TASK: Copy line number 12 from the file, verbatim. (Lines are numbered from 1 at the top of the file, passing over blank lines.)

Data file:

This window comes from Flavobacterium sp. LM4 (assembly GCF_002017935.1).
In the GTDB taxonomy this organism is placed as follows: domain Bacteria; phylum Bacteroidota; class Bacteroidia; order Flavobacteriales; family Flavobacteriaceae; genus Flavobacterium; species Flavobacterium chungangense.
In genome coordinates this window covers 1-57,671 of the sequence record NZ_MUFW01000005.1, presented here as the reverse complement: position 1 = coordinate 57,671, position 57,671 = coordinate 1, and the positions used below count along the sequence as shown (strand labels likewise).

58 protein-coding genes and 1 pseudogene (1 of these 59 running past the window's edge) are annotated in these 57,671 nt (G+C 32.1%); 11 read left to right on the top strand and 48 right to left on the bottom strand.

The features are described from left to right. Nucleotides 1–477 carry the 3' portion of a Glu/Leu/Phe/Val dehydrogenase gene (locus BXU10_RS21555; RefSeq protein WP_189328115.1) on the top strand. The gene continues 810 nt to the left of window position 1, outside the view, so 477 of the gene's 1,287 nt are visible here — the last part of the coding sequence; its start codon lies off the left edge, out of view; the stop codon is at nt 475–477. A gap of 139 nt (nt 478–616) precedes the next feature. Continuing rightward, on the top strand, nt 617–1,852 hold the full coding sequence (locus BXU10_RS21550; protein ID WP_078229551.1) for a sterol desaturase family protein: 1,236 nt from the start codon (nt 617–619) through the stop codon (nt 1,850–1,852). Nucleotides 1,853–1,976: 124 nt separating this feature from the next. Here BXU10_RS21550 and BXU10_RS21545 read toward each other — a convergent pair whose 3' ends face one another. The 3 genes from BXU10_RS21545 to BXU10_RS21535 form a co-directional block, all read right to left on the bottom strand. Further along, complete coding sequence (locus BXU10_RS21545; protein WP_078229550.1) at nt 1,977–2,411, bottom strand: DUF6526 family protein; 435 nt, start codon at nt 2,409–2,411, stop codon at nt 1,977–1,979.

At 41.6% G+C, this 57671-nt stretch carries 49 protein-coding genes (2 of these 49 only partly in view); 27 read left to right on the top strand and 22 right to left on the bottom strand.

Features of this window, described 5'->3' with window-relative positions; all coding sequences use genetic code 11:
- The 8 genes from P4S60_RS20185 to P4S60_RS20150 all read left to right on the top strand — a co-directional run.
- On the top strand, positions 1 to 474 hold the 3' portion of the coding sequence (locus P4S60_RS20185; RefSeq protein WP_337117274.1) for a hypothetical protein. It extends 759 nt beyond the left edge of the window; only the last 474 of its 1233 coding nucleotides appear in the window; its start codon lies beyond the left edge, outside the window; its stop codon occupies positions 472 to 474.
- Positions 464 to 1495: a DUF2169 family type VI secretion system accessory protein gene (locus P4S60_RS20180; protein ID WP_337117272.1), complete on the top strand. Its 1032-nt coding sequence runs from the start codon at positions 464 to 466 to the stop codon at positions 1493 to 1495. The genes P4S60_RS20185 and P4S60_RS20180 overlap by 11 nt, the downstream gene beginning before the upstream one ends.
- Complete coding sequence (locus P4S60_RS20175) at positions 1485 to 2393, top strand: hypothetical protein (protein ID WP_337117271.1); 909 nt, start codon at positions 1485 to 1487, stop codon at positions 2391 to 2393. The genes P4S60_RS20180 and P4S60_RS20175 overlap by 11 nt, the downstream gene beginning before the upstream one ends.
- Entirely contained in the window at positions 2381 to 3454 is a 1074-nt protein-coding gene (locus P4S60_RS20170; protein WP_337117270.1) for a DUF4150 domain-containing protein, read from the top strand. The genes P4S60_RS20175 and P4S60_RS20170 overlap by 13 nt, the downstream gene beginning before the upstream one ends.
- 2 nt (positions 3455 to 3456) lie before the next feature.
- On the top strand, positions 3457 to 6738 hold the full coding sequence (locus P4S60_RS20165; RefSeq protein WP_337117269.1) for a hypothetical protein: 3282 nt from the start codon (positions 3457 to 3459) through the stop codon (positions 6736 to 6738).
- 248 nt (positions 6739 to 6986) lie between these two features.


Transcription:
- Entirely contained in the window at positions 2381 to 3454 is a 1074-nt protein-coding gene (locus P4S60_RS20170; protein WP_337117270.1) for a DUF4150 domain-containing protein, read from the top strand. The genes P4S60_RS20175 and P4S60_RS20170 overlap by 13 nt, the downstream gene beginning before the upstream one ends.